Could Joe Arpaio Break the Presidential Pardon?

 In Politics

Joe Arpaio is back. Today, a federal judge will hear arguments in the continuing case of United States v. Joseph M. Arpaio—the case in which President Donald Trump issued his first presidential pardon. To many people, it might be strange to realize the case is continuing at all. Normally, a pardon is the end of a criminal case, or an epilogue. But the controversial sheriff of Maricopa County, Arizona—convicted of criminal contempt of court—has decided to try to clear his name, asking a court to vacate his original conviction entirely. (Normally, a pardon protects the pardoned person from punishment, but leaves the fact of the conviction on the books.)

Arpaio might indeed get his record wiped clean. But in asking a court to vacate his conviction, Arpaio is inviting another possibility as well: that the court will decide his pardon was not valid in the first place. If that happens, the Arpaio pardon would mark a new development in the law: judicial willingness to limit the presidential pardon power itself.

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For a long time, the conventional wisdom has been that a President could grant a pardon for any reason, and that a presidential pardon for a federal crime could not be challenged in court. But that view of the pardon power is not stated anywhere in the text of the Constitution. Article II, Section 2 says that the President “shall have power to grant reprieves and pardons for offenses against the United States, except in cases of impeachment.” It doesn’t say “…and any pardon the President grants is absolute and unreviewable.”

Rather than being a rule stated in the Constitution, the assumption that presidential pardons can’t be overturned by courts is a matter of longstanding convention.

There are reasons why such a convention is attractive: A pardon is an act of mercy, and there is something dissonant about picking apart acts of mercy in the courtroom. But treating the pardon power as absolute also has downsides, because any absolute power can be exercised irresponsibly. The convention, therefore, is partly built on the judiciary’s confidence that Presidents exercise the pardon power responsibly—or at least that whatever abuses occur are within tolerable bounds.

So for the courts to deem a pardon invalid would be a departure from convention. But the Arpaio pardon itself is highly unconventional, maybe sufficiently so to make the courts doubt that we are still in the realm of either responsible uses of the pardon power of even tolerable abuses of it.

One of the unusual things about the Arpaio pardon is that the crime for which Arpaio was convicted isn’t based on a statute. It arises directly from the Constitution. In prior proceedings, federal courts ordered Arpaio to cease a set of unconstitutional racial profiling practices that the U.S. Department of Justice identified as the worst in American history. Arpaio was then convicted of criminal contempt when he refused to comply with those court orders. In other words, Arpaio systematically violated the constitutional rights of large numbers of individuals, and he was then prosecuted and convicted for persisting after the courts told him to stop. So by pardoning him, Trump did not merely forgive an offense against a federal statute: He forgave a refusal to respect rights guaranteed by the Constitution.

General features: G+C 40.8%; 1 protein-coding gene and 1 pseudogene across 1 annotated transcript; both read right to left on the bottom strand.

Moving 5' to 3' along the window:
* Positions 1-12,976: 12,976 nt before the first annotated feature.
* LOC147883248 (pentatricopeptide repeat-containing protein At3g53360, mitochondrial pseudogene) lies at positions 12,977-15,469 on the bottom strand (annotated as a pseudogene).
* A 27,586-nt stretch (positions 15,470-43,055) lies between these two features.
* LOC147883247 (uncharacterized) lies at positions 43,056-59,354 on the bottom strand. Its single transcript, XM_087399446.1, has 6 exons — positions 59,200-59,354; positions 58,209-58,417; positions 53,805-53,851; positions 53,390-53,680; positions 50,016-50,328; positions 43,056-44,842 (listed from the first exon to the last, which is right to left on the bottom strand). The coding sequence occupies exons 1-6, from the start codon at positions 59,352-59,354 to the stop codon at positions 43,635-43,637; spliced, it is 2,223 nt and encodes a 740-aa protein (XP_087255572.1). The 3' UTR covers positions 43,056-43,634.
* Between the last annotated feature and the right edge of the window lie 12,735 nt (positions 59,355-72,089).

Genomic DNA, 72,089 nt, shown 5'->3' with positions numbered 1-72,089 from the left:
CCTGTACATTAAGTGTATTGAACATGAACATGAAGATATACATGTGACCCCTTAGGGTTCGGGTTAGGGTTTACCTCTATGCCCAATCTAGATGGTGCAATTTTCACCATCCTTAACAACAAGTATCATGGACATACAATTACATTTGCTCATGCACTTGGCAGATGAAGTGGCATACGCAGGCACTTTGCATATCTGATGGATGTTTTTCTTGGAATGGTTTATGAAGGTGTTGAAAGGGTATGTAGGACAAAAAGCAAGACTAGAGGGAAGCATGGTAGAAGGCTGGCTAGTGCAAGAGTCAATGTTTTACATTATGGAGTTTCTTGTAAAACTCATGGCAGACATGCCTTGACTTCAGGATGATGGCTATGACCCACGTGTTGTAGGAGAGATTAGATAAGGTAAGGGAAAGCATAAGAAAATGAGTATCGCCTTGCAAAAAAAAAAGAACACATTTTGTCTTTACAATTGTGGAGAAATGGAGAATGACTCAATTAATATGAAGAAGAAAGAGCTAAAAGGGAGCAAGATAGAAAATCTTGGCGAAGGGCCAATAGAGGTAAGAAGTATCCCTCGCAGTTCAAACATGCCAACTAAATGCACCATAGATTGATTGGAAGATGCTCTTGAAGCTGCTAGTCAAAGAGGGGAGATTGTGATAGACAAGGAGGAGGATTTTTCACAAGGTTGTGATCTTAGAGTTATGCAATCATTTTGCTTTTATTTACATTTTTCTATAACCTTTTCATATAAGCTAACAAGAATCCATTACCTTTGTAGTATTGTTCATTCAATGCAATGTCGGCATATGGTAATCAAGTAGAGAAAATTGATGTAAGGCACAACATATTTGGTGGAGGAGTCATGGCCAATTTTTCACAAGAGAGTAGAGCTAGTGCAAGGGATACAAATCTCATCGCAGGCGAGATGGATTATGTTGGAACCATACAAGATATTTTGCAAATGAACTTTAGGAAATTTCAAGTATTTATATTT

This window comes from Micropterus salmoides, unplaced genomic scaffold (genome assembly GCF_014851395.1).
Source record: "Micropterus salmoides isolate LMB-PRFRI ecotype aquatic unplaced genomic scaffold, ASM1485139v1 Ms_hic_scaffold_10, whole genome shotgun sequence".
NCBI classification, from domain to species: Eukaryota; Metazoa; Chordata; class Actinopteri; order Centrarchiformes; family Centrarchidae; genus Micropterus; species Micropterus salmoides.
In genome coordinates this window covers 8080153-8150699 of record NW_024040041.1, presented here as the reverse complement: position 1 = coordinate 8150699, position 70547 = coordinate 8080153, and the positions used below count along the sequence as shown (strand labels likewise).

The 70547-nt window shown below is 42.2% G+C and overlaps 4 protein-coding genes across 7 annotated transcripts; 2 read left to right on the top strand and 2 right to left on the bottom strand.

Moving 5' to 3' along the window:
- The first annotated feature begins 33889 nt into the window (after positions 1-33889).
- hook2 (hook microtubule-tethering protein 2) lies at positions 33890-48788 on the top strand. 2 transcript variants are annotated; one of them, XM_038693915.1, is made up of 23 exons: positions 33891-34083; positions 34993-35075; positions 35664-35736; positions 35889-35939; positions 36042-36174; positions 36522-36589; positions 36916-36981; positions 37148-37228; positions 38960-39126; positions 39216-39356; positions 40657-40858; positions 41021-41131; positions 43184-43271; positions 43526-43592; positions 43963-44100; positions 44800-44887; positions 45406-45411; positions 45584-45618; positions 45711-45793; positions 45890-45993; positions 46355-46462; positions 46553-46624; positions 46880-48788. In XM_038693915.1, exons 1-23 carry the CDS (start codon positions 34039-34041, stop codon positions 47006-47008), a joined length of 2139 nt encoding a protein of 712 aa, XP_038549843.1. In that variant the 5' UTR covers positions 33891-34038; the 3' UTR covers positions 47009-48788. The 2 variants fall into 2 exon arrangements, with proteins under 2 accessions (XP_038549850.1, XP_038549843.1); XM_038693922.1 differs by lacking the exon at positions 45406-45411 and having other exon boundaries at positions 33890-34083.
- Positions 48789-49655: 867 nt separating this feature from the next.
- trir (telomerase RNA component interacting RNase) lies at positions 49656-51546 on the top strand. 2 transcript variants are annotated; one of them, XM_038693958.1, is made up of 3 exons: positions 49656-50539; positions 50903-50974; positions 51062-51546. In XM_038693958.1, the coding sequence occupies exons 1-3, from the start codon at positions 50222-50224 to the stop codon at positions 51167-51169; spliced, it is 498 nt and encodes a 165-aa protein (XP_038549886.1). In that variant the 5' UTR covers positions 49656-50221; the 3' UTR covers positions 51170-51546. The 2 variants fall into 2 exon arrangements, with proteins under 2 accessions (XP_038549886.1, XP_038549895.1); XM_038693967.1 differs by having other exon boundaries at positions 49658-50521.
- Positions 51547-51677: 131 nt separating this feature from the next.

It’s impossible to know what the Arizona judge will decide in Arpaio’s case, but there are already indications it’s being treated as something of a big deal. Rather than granting or denying the request, the court scheduled an actual oral argument. That’s not normal, and it’s something a court would only do if it thought there was a serious issue to work through. Public-interest groups have filed amicus curiae briefs arguing that the court should invalidate the underlying pardon–which won’t necessarily sway the judge’s action, but do put the issue formally on the table.

What little case law exists on the limits of the pardon power seems to recognize a distinction between pardoning offenses against statutes passed in the general public interest and pardoning offenses against the rights of particular individuals. In his opinion for the Court in Ex parte Grossman, a 1925 decision upholding a pardon in a criminal-contempt case, Chief Justice (and former pardon-power wielder) William Howard Taft noted that the petitioner had been convicted of violating a statute passed to vindicate a general public interest—the National Prohibition Act—rather than of doing anything that violated the rights of some discrete other person.

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